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When can I see Mercury, Venus, Mars, Jupiter and Saturn aligned across the sky?

for the first time in nearly 18 years those who get up early will be able to see a rare celestial event of five planets lined up across the morning sky.

Update:
Mercury, Venus, Mars, Jupiter and Saturn aligned across the sky in June
Future PublishingGetty

Early birds will have a rare opportunity in June as Mercury, Venus, Mars, Jupiter and Saturn will be aligned across the sky. The confluence of the five planets hasn’t happened since December 2004 and will be easiest to see on 24 June.

You’ll need to get up early though. The spectacle will be visible about 45 minutes before the sun comes up in the southeastern sky, which will be at 5:26 am in New York and 5:43 am in Los Angeles. Those that miss this reunion of the five brightest planets visible to the naked eye will have to wait until 2040 for another chance.

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The planet conjunction will be visible throughout June

You’ll be busy or the weather forecast calls for cloudy skies? Fear not, you don’t need to wait until 24 June, the conjunction of Venus, Mars, Jupiter and Saturn, in that order, began a few months ago and will continue through September as they gradually spread apart. As an added bonus between 17 and 27 June, star gazers will be able to see the crescent Moon join the line-up as well.

But you’ll want to find a place with an unobstructed view of the eastern horizon for a chance to see Mercury. With its proximity to the Sun, the dawn glare will quickly blot out the planet named after the cleverest of the ancient gods.

Get out your binoculars or telescope to see even more

If you have a pair of binoculars or a telescope, you will also be able to see Neptune and Uranus in the confluence. The two icy giants are too faint to be seen with the naked eye but given a little added visual power green-tinged Uranus can be located between Venus and Mars, while blue Neptune will be between Jupiter and Saturn.

Not a morning person but still want something to see? In June, one of the oldest celestial objects, M13 globular cluster, will be at its optimal visibility. M13 is a collection of several hundred thousand stars thought to be around 12 billion years old, nearly as old as the universe itself. Its one of about 150 that orbit outside the Milky Way’s disk.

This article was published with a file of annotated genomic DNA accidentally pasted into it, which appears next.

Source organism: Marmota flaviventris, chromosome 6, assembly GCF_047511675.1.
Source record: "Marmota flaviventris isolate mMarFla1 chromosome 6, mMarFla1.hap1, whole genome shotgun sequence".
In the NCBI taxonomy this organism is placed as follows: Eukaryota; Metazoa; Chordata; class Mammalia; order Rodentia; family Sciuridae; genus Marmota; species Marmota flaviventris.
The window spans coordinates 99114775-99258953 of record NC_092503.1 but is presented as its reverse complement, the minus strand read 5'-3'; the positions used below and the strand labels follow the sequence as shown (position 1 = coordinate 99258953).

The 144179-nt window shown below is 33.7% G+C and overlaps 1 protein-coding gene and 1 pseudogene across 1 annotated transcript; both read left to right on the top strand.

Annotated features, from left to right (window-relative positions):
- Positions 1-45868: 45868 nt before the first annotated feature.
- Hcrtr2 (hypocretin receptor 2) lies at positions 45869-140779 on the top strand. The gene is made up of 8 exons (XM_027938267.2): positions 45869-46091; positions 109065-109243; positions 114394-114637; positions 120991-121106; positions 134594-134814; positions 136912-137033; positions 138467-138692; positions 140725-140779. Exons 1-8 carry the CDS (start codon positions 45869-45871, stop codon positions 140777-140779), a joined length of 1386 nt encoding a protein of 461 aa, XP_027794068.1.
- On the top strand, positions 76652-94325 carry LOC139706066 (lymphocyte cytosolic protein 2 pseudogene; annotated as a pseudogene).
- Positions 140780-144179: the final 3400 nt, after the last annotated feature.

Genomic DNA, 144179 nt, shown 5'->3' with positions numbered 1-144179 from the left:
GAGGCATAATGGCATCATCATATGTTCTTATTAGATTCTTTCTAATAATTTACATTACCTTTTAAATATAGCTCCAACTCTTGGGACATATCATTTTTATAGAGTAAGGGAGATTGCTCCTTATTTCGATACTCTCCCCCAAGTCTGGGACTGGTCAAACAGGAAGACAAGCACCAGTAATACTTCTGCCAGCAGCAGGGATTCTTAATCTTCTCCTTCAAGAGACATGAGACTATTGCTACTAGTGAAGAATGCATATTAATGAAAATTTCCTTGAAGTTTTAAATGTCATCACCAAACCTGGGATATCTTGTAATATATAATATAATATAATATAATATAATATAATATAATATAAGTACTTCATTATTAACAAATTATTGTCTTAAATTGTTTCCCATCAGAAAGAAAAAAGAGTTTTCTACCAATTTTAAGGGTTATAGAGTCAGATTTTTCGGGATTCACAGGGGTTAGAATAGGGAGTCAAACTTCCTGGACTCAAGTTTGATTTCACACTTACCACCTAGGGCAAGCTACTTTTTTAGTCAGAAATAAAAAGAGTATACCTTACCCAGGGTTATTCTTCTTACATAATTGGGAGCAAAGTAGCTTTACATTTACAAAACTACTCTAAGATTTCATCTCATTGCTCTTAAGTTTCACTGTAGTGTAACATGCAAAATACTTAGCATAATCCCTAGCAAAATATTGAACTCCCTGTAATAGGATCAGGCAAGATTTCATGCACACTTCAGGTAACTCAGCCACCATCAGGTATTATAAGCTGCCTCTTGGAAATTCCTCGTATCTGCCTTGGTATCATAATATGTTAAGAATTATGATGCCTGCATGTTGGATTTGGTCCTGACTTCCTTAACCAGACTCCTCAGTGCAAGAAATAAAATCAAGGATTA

You’ll will need at least a pair of binoculars, it will look like a hazy spot, but a telescope would do you better to see the stars in the ancient cluster. M13 can be found in the Hercules Cluster, which will be high in the eastern sky for the first couple hours after dark in June.

How to find the M13 globular cluster

First you need to locate the bright stars Vega, the second brightest in the Northern Hemisphere sky and located just 25 light-years from Earth part of the constellation Lyra, and Arcturus, a red giant star that is the brightest star in the constellation Boötes.

Find the central part of Hercules known as “the Keystone” comprised of four stars. M13 will be about a third of the way between the two stars on the western side of the formation.

Need help finding the planets or stars?

If you are bad with directions or just need a little help, you can use the Google Sky Map app on your mobile to give you a hand. Beware though that for orptimal star gazing you need to acclimate your eyes to the dark. What’s known as “dark adaptation” can take anywhere between 15 and 30 minutes and the bright screen on you phone will mean you’ll need to start the process all over again.

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